So in addition to planning for employees who are retiring, department leaders also try to anticipate how many workers will decide to switch to other departments.
Between fiscal 2014 and fiscal 2018, 41 firefighters left San Diego for other departments. That is more than the number who left for jobs with other firefighting agencies in the previous 10 years.
Fire Chief Colin Stowell said the departures are a shift. He said many firefighters used to take a longer view about city firefighting careers, often staying until they reached retirement age.
“I’m losing people now to Chula Vista and National City and Carlsbad, where 10 years ago, nobody left the big fire department in the county to go to a small department,” Stowell said. “They not only offer higher pay, but they offer a pension. That’s long-term security for these individuals.”
And more are on the way out.
Just this summer, the Orange County Fire Authority hired five San Diego firefighters. Two successfully completed an Orange County academy in June while three more firefighter-paramedics are going through one now.
Orange County pays significantly more than San Diego — its salaries for firefighters in 2018 started at $70,500, compared to $40,456 for San Diego, according to pay data from the state controller’s office.
That department is headed by former San Diego Fire-Rescue Chief Brian Fennessy, who worked 28 years in San Diego and left in 2018. He knows better than most the problems San Diego faces when it comes to recruiting and retaining firefighters.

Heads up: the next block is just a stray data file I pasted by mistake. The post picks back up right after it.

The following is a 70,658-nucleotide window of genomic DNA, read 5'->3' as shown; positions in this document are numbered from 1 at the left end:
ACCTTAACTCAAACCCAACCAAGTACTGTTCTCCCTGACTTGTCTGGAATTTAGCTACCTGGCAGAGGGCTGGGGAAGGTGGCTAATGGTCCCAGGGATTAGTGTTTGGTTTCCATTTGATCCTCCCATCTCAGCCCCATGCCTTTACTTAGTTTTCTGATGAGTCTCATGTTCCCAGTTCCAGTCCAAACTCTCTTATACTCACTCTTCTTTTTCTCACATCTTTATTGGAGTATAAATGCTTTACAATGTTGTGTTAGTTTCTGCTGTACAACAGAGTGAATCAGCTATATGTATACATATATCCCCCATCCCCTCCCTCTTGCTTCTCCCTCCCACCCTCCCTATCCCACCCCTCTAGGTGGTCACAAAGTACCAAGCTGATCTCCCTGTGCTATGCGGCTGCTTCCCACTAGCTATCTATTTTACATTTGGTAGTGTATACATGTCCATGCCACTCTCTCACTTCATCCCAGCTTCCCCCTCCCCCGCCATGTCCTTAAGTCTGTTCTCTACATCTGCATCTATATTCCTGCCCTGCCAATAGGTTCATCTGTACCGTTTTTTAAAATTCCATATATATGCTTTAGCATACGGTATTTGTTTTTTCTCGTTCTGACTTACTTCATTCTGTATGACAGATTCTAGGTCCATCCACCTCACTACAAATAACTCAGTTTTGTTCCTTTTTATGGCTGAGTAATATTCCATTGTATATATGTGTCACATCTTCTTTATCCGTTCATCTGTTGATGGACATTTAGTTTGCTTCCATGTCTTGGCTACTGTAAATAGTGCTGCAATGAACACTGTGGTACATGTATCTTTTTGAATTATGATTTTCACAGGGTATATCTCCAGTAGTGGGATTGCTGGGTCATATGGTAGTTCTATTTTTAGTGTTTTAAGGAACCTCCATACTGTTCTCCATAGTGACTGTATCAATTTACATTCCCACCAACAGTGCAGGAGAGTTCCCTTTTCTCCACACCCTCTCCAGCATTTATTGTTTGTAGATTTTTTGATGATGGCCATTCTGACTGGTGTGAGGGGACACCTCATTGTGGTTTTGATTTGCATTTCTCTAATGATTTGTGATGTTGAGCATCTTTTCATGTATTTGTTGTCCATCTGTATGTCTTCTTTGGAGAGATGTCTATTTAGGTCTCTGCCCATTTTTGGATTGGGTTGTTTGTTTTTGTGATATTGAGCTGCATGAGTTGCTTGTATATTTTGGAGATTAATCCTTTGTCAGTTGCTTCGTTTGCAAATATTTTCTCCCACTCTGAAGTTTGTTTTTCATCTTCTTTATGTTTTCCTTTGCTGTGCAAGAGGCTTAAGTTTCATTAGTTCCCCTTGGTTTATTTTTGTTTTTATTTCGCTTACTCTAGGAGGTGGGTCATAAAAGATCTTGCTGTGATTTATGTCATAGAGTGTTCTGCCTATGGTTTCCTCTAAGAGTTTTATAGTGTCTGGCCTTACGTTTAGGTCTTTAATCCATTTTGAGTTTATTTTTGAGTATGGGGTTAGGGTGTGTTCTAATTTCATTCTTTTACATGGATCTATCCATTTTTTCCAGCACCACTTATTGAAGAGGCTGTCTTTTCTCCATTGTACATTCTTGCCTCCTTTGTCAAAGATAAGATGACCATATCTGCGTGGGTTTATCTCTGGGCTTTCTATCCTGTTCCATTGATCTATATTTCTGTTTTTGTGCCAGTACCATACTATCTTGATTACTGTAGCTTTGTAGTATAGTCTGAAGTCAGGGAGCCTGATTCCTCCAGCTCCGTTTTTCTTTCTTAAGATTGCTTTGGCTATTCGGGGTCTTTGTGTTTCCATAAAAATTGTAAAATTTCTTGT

“What I was always told by policymakers was, ‘Hey, we don’t have a problem attracting people for the fire department jobs; they line up around the corner by the thousands,’” Fennessy said. “That was always the answer: You’re getting the numbers.”
In recent months, the city has taken steps to restore some benefits slashed under Proposition B, with the City Council approving an interim plan to restore death and disability benefits to firefighters.
The future of pensions is unclear. State courts found the ballot measure wasn’t placed on the ballot legally and have ordered the city to financially compensate roughly 4,000 city workers who don’t have pensions and were hired after the measure passed. While the issue faces years of court challenges, union leaders say they are hoping members will eventually get pension money and a meaningful pay boost in the next city contract.
“They will come here if they are looking for a job, but first chance they get to leave, they will leave and then we’ve lost all the training and experience — and then we have to reinvest to get somebody new up there,” said Jesse Conner, president of San Diego City Firefighters IAFF Local 145.
THE FIRE ACADEMY PIPELINE
Those interested in becoming firefighters start by submitting applications. You have to be at least 18, a high school graduate with a valid driver’s license, a U.S. citizen or have the legal right to work in the country. You also need to hold an Emergency Medical Technician certificate.
Applicants who meet the minimum qualifications are invited to take a written test for entry-level firefighters, administered once a year at Golden Hall.
The number of applicants has fluctuated over the years. In 2013, after the hiring freeze was lifted, nearly 5,000 people submitted applications to become firefighters. In its most recent cycle, 2,043 people applied — 1,718 of whom met the minimum qualifications.
Just over 1,000 took the test, with 956 passing.
Candidates considered most promising are invited in for in-person job interviews and submit to background checks. Top applicants are offered fire recruit jobs that pay $3,324 a month and are given spots in the academy, which costs the city about $1.5 million per session to run.